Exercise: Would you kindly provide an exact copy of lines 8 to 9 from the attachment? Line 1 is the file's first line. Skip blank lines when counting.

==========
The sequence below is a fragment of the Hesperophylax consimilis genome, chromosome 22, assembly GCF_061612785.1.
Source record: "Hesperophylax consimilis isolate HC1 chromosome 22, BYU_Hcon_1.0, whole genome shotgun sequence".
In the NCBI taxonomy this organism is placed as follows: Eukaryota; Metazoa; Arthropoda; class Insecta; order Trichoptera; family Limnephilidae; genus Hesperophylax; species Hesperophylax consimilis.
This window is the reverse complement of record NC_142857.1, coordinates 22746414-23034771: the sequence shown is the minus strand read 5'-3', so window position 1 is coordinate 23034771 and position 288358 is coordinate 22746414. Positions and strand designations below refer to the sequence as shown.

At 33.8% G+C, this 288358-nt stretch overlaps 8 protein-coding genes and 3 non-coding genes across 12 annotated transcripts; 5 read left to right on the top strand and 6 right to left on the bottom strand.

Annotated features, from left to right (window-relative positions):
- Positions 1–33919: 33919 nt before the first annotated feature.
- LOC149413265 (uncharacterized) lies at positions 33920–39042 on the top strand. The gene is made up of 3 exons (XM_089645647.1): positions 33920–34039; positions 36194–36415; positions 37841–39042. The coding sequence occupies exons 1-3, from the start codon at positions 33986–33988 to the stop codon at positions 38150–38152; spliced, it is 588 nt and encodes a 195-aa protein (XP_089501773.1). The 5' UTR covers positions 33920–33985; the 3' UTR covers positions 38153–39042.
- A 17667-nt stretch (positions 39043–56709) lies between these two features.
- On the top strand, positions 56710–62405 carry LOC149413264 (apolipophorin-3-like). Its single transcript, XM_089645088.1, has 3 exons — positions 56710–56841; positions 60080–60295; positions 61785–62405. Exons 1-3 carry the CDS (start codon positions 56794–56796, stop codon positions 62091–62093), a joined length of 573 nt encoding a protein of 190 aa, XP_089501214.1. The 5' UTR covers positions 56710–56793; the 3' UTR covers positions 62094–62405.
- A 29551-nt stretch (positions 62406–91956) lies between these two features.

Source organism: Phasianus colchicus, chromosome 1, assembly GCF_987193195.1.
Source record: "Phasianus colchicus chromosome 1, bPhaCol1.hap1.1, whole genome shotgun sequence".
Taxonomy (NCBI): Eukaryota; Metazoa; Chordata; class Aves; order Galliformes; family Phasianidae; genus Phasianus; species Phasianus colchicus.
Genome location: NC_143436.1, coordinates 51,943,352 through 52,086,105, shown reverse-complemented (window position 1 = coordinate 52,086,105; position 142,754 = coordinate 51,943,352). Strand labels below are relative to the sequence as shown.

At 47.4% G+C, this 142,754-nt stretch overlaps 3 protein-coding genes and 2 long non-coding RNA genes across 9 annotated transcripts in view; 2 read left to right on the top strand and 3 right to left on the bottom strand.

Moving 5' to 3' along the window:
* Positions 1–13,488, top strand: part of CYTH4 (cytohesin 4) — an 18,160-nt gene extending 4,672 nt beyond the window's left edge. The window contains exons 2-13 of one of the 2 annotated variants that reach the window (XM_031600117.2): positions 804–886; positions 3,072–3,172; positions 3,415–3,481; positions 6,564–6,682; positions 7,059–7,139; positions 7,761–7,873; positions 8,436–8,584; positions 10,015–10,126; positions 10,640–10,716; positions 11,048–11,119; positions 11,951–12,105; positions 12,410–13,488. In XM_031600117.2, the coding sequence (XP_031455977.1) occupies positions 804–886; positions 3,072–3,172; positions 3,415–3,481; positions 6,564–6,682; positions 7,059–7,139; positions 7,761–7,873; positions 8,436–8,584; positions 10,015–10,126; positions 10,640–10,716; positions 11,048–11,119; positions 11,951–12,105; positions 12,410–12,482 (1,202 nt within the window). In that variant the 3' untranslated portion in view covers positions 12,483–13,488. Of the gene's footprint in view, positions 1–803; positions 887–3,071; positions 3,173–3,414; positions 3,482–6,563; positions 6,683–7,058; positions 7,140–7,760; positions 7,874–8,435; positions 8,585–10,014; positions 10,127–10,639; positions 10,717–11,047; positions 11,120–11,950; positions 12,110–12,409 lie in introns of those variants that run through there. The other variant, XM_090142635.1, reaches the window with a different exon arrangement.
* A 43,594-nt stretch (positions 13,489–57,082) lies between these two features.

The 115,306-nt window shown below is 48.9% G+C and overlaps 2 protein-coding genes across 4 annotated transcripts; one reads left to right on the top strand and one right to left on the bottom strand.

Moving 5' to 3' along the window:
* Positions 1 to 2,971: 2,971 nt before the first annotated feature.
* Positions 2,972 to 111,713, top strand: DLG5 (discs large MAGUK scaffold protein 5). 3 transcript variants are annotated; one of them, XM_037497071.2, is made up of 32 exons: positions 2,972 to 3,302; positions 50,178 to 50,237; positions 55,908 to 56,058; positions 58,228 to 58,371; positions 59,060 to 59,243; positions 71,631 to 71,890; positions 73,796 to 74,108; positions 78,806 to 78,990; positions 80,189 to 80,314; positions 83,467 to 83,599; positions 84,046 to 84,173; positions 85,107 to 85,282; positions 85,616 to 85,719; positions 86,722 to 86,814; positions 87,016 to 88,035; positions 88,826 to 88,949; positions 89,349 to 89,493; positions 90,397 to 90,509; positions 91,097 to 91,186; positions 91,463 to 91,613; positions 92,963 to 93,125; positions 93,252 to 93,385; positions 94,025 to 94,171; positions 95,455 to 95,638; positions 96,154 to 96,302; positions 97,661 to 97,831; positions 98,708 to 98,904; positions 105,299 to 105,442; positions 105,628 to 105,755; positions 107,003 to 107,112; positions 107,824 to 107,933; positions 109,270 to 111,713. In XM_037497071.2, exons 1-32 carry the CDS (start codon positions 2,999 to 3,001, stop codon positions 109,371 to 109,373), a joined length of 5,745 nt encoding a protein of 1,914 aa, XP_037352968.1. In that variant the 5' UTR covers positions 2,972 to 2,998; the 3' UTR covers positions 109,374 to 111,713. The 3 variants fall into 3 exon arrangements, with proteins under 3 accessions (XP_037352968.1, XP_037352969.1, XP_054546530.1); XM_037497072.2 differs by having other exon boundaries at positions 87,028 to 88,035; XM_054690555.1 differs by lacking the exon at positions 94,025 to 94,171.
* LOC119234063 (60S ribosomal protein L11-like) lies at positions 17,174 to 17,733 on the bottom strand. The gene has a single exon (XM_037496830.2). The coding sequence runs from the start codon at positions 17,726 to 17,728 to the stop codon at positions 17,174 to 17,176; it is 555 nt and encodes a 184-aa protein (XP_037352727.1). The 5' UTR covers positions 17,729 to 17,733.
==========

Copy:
- LOC149413265 (uncharacterized) lies at positions 33920–39042 on the top strand. The gene is made up of 3 exons (XM_089645647.1): positions 33920–34039; positions 36194–36415; positions 37841–39042. The coding sequence occupies exons 1-3, from the start codon at positions 33986–33988 to the stop codon at positions 38150–38152; spliced, it is 588 nt and encodes a 195-aa protein (XP_089501773.1). The 5' UTR covers positions 33920–33985; the 3' UTR covers positions 38153–39042.
- A 17667-nt stretch (positions 39043–56709) lies between these two features.